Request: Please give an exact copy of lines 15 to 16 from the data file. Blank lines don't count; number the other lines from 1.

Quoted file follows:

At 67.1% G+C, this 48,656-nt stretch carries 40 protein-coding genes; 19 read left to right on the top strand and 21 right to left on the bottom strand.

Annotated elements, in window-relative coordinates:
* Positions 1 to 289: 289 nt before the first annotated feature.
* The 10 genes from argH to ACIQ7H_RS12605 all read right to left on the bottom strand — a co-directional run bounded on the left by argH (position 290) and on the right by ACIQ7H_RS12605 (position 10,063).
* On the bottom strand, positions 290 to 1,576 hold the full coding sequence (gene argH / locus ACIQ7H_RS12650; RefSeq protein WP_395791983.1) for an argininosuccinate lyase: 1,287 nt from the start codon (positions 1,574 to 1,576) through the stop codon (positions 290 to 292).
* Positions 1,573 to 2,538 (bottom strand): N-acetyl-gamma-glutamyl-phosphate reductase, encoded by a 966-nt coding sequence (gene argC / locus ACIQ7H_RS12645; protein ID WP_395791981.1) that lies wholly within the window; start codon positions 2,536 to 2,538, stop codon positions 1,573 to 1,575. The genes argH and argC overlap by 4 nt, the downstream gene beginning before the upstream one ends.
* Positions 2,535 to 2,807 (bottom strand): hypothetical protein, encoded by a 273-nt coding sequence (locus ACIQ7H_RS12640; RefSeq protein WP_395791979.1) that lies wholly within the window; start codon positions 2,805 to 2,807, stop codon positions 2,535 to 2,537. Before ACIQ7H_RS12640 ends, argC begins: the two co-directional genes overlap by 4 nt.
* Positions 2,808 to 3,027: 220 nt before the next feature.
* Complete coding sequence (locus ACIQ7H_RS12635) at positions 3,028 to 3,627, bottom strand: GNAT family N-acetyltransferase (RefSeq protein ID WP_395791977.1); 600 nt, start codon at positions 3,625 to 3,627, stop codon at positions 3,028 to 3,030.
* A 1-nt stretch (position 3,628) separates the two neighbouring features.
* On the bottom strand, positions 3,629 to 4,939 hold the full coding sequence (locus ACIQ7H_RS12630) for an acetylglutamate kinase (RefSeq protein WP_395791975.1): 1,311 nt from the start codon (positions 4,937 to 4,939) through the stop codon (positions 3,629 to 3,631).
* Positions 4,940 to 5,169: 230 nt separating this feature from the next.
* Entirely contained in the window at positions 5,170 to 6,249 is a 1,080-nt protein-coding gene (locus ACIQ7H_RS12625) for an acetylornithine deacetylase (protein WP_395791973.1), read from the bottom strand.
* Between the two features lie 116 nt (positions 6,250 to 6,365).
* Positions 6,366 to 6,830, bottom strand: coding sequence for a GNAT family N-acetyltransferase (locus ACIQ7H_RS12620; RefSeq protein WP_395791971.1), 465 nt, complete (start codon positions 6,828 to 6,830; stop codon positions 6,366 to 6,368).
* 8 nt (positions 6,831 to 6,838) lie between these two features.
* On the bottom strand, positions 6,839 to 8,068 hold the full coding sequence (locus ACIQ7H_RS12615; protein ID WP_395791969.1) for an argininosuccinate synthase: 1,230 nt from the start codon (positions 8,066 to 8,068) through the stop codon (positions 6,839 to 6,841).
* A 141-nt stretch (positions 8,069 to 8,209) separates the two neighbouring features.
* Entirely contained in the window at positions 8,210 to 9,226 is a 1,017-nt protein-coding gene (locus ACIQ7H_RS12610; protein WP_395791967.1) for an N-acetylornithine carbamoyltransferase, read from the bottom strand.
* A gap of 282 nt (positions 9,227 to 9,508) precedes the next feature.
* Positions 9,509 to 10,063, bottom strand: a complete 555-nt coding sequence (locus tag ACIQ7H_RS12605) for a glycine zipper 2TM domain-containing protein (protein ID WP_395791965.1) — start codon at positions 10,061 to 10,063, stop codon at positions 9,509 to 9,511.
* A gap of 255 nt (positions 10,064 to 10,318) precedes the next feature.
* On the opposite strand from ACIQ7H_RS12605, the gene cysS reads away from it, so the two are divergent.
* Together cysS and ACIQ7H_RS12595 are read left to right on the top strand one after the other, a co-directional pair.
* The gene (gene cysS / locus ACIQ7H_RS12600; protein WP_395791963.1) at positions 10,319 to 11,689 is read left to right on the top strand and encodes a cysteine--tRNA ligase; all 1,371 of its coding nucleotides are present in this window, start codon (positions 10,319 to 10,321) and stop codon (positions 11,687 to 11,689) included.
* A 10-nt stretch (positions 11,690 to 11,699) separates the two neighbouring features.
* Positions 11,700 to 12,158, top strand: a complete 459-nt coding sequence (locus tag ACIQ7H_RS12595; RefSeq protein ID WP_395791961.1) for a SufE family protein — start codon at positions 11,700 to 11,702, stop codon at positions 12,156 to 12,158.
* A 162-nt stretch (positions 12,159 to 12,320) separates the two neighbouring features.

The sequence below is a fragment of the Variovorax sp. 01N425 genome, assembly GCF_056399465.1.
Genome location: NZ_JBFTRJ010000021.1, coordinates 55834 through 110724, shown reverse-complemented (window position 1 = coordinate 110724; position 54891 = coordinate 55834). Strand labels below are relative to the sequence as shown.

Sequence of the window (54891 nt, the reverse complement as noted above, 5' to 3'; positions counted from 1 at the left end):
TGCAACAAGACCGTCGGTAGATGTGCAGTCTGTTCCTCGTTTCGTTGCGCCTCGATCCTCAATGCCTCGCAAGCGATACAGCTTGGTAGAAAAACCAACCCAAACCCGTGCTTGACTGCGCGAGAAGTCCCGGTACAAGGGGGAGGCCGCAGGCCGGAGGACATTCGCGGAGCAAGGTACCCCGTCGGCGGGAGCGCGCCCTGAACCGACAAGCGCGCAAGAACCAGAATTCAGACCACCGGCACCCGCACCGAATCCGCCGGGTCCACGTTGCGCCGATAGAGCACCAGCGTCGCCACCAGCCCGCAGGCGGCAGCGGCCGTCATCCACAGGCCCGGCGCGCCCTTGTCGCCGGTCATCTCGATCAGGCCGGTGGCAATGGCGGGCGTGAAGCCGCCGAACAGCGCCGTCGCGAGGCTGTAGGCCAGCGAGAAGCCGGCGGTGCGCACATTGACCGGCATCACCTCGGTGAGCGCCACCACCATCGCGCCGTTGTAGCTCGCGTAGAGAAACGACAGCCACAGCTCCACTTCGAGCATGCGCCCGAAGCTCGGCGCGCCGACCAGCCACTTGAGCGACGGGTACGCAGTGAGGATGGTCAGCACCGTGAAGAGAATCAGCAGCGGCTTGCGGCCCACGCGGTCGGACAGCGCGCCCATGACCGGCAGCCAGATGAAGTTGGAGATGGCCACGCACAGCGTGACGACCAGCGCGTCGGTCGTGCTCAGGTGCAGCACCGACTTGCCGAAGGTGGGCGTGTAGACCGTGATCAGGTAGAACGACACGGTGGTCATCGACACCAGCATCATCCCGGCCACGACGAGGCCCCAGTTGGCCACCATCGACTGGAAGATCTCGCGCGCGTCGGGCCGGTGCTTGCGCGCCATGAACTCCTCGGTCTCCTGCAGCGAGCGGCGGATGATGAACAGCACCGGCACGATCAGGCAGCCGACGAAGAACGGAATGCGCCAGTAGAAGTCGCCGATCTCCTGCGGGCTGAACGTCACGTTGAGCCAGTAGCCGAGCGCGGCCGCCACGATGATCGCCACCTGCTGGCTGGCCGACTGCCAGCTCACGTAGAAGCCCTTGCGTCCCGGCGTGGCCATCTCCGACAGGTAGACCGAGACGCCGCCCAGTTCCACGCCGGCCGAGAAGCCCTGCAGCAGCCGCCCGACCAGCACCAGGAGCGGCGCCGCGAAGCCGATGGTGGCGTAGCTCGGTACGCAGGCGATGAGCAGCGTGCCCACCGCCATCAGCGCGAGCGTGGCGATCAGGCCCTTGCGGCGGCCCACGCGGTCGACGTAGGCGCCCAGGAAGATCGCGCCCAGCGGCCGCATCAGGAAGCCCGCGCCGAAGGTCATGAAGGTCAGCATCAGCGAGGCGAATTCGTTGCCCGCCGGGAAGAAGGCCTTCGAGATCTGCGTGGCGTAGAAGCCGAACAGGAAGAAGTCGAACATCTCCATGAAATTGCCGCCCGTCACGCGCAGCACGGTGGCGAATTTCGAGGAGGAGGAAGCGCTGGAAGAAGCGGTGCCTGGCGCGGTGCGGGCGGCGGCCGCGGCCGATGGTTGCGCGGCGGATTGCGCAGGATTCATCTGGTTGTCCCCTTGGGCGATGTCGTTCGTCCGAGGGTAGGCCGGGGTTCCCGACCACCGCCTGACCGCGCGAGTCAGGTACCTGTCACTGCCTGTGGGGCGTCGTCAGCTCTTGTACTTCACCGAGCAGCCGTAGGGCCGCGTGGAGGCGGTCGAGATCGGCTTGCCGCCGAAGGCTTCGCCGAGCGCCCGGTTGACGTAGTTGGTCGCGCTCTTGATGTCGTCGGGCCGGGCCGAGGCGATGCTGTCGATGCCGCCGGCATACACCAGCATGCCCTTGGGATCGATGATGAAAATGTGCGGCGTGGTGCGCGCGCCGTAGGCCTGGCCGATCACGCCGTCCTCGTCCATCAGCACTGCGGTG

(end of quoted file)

* Positions 6,366 to 6,830, bottom strand: coding sequence for a GNAT family N-acetyltransferase (locus ACIQ7H_RS12620; RefSeq protein WP_395791971.1), 465 nt, complete (start codon positions 6,828 to 6,830; stop codon positions 6,366 to 6,368).
* 8 nt (positions 6,831 to 6,838) lie between these two features.